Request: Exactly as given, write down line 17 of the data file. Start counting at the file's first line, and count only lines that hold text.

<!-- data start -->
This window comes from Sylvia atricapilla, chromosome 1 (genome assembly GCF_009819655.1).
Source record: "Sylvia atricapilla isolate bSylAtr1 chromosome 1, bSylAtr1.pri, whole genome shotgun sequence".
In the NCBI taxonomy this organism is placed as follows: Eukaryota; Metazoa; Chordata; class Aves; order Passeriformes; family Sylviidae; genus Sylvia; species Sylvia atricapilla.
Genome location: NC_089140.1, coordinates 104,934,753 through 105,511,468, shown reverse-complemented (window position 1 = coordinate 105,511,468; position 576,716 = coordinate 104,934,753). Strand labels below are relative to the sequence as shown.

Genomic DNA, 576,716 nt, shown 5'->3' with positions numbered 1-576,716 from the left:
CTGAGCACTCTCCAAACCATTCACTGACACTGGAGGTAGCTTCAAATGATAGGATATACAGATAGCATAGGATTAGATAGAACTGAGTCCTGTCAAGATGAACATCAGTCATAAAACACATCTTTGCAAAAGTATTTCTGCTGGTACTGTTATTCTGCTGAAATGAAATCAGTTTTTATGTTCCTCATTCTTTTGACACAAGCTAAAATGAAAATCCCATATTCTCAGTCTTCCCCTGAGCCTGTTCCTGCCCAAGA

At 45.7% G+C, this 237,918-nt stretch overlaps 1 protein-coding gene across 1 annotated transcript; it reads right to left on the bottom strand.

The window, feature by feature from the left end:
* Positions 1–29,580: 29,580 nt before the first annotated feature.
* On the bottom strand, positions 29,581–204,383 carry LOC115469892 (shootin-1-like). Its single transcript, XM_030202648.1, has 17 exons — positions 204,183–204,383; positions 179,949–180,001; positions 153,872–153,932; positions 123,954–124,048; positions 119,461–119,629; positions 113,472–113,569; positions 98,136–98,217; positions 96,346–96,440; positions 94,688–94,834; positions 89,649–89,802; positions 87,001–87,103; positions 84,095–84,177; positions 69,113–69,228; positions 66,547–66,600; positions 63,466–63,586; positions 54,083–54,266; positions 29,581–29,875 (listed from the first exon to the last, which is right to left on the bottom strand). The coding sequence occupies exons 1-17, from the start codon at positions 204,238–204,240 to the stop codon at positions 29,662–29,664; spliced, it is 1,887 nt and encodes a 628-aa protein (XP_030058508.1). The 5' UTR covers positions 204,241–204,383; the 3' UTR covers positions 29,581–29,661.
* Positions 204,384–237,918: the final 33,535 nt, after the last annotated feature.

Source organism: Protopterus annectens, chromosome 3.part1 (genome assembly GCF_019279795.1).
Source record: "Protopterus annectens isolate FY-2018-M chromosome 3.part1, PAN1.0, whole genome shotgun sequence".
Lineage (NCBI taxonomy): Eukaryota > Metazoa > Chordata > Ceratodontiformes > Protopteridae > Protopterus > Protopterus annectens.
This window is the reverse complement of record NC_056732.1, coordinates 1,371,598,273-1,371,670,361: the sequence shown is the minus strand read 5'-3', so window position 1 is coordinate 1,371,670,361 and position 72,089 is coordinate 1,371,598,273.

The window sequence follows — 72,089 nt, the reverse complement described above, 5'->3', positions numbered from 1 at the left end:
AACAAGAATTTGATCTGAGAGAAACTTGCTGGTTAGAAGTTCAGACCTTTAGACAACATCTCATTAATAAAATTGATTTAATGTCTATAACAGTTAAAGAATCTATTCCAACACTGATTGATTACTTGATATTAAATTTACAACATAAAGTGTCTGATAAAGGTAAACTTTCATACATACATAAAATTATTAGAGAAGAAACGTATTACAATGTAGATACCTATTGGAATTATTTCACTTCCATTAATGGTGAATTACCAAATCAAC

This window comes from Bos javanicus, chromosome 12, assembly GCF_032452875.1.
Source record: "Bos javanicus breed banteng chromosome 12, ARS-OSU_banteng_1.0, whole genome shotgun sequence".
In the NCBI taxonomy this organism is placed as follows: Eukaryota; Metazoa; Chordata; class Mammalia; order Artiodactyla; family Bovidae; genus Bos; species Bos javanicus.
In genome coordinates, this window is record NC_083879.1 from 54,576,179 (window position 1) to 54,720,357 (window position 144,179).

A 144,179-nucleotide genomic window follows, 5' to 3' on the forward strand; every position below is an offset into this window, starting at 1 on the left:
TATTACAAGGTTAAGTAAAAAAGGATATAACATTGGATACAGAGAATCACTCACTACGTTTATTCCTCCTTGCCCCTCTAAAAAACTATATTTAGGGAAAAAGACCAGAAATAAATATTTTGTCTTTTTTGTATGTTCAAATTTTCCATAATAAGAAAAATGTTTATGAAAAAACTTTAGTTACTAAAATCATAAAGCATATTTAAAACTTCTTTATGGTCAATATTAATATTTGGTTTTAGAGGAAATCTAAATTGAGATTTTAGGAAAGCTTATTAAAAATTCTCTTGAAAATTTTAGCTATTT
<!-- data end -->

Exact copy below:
AACAAGAATTTGATCTGAGAGAAACTTGCTGGTTAGAAGTTCAGACCTTTAGACAACATCTCATTAATAAAATTGATTTAATGTCTATAACAGTTAAAGAATCTATTCCAACACTGATTGATTACTTGATATTAAATTTACAACATAAAGTGTCTGATAAAGGTAAACTTTCATACATACATAAAATTATTAGAGAAGAAACGTATTACAATGTAGATACCTATTGGAATTATTTCACTTCCATTAATGGTGAATTACCAAATCAAC